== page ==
Wednesday, December 10, 2014

Laksa Risotto - Chef Chua Yew Hock's Tasty Laksa Paste From Holiday Inn Atrium Restaurant

Everyone loves a good bowl of laksa in Singapore. And my personal favourite for some time now has been Sungei Road Laksa, which is not only delicious, but very affordable.

Most hotels's cafe will also have this delectable dish, but sadly, they tend to use the prima mix to make the soup base. It is good and eatable, but not necessarily spectacular and they tend to taste the same from hotel cafe to hotel cafe.

That is why I was very impressed with Chef Chua's laksa from the newly revamped Atrium Restaurant at Holiday Inn Atrium along Havelock Road.

I also have some fond memories of this establishment, which used to be called Melting Pot. It was the place that Pauline and I had our first date at. We remembered feasting over the fresh and ample seafood that used to be the selling point of Melting Pot.

Recently I was there to sample some of their new dishes, and Chef Chua was kind enough to provide me with a jar of his amazing laksa paste. Instead of trying to replicate his laksa noodles dish, I decided to make a risotto out of it.

People often ask me for the recipe to a good risotto, and I usually tell them it is not about what goes into the risotto. Rather, it is the technique that is key to a delicious and well made risotto. I will attempt to share some of this here.

I like to start with just toasting the risotto grains in butter. Lots of it. No onions and any root vegetables to flavour the rice. Once there is an emulsion, let the rice soaked in the butter foam for a few minutes.

The next part is vital. Make sure the broth you cook is hot, as cold broth will only cool down the mixture and will make it longer and harder to cook the grains. Also, make sure you turn your stove up to high heat as you add in the broth.

For the laksa risotto, I made a fresh stock up of buttered prawn heads and shells that has been salted. Cook the stock for about 30 minutes at low heat to extract the maximum flavour. Once done, just add 2 tablespoons of Chef Tan's laksa paste and enough coconut milk to create the familiar laksa broth.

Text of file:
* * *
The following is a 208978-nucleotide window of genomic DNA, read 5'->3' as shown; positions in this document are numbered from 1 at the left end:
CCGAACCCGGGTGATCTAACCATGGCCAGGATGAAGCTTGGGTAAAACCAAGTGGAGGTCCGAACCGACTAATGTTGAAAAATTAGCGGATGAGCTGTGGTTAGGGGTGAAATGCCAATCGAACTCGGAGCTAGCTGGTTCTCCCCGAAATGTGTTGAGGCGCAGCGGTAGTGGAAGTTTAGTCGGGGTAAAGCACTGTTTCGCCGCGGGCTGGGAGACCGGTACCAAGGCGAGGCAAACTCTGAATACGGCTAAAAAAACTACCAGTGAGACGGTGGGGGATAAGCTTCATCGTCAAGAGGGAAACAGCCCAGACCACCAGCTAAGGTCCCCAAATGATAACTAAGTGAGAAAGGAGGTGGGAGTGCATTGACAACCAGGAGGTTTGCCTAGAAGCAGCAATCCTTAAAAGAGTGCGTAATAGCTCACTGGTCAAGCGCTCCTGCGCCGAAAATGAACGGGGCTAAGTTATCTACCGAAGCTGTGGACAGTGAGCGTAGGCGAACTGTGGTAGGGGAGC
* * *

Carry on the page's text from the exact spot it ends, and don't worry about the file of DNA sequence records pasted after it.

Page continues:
Add in ladle by ladle of the piping hot broth to your risotto. Avoid stirring the rice too much and add enough stock so that you can swirl the rice in the pan. And yes, use a wide pan to cook the risotto.

Once the mixture reduces, add more ladles of stock until the grains start to puff up and get cooked. This repeated process will usually take up to 20 minutes, but it will vary depend on how much rice you use and how high your heat is.

Once the risotto is about to get cooked, the last part is what the Italians call Mantecare, or finishing your cooking with butter or cream. I like my risotto to be more al dente, so make sure you do not overcook the rice until it becomes chalky and dry.

To mantecare, simply remove the pan from the heat and add in a few more ladles of stock. By this time, the risotto should be cooked and adding more liquid will create a nice creamy sauce. Add in lots of butter (one third of normal piece) and gently stir in the cold butter until it is emulsified into the risotto mixture.

The resulting effect is that it will create this shiny and glossy texture over the risotto. To plate, just pour the risotto onto a flat plate and garnish with some fresh laksa leaves. Add a couple of fresh prawns or tau pok to give an authentic laksa visual look.

The Original Chef Chua's Laksa

If all this sounds too much, you can always make a trip down to Atrium Restaurant to savour the real thing. And what I like about his laksa is that it's light and full of laksa goodness. It does not taste too spicy as well and whilst the rest of the ingredients are pretty standard, it is the broth that will linger on for quite some time.

Chef Chua Yew Hock

Chef Chua's other signatures include his famous assam fish head, which is really quite good for a hotel buffet dish, and the ever popular chilli crab. Whilst there are other usual buffet fare on offer here, I would recommend the buffet based solely on his renditions of our local favourites.

As for me, I am happy to just go there for the laksa. This is my vote for the best laksa that can be found in Singapore hotels.

In the meantime, practice your risotto skills at home. I always believe that in order to make a good risotto, you have to keep cooking it time and time again until you get it right.

Atrium Restaurant
Holiday Inn Atrium
317 Outram Road

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